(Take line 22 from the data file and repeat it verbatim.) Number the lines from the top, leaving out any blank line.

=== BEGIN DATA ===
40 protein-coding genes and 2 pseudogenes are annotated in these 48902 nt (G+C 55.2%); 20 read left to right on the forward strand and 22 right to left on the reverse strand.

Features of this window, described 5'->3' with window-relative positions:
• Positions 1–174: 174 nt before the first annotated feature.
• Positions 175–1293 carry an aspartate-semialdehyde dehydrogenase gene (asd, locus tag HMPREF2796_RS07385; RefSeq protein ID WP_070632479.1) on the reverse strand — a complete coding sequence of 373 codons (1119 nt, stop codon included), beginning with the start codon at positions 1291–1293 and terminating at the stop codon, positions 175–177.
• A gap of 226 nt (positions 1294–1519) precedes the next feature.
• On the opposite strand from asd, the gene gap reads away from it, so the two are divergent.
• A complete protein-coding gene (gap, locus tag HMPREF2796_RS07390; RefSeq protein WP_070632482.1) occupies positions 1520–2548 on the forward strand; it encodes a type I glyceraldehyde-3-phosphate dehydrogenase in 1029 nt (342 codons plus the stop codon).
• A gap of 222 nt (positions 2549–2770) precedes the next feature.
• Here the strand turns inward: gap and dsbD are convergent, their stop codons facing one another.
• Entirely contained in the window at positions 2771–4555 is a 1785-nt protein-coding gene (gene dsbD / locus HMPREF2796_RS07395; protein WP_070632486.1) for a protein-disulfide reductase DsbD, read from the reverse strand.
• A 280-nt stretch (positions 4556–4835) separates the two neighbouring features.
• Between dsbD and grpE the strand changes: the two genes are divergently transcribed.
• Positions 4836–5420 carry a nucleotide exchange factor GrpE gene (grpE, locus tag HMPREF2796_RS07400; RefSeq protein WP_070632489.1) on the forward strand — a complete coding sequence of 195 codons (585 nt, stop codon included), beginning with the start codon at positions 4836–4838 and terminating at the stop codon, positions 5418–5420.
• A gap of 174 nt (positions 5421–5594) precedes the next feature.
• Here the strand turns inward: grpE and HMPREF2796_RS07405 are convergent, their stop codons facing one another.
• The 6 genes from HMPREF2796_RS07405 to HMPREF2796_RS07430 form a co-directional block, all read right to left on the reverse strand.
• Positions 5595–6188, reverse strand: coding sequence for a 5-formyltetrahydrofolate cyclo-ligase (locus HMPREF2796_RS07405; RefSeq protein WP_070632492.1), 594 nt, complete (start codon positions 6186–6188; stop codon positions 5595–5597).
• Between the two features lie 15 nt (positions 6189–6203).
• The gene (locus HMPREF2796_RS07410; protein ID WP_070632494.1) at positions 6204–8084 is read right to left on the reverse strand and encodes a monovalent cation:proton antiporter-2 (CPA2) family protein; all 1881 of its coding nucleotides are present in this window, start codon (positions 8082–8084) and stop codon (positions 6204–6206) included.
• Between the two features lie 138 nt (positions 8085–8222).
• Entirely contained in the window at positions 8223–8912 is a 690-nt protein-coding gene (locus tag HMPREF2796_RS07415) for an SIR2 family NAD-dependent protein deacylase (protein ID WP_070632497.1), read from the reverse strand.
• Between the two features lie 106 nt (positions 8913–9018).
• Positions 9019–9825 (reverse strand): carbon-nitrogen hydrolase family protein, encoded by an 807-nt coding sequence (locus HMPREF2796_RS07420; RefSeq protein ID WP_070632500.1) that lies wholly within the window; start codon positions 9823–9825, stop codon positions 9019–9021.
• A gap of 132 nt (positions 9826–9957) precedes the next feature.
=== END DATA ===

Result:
• Between the two features lie 106 nt (positions 8913–9018).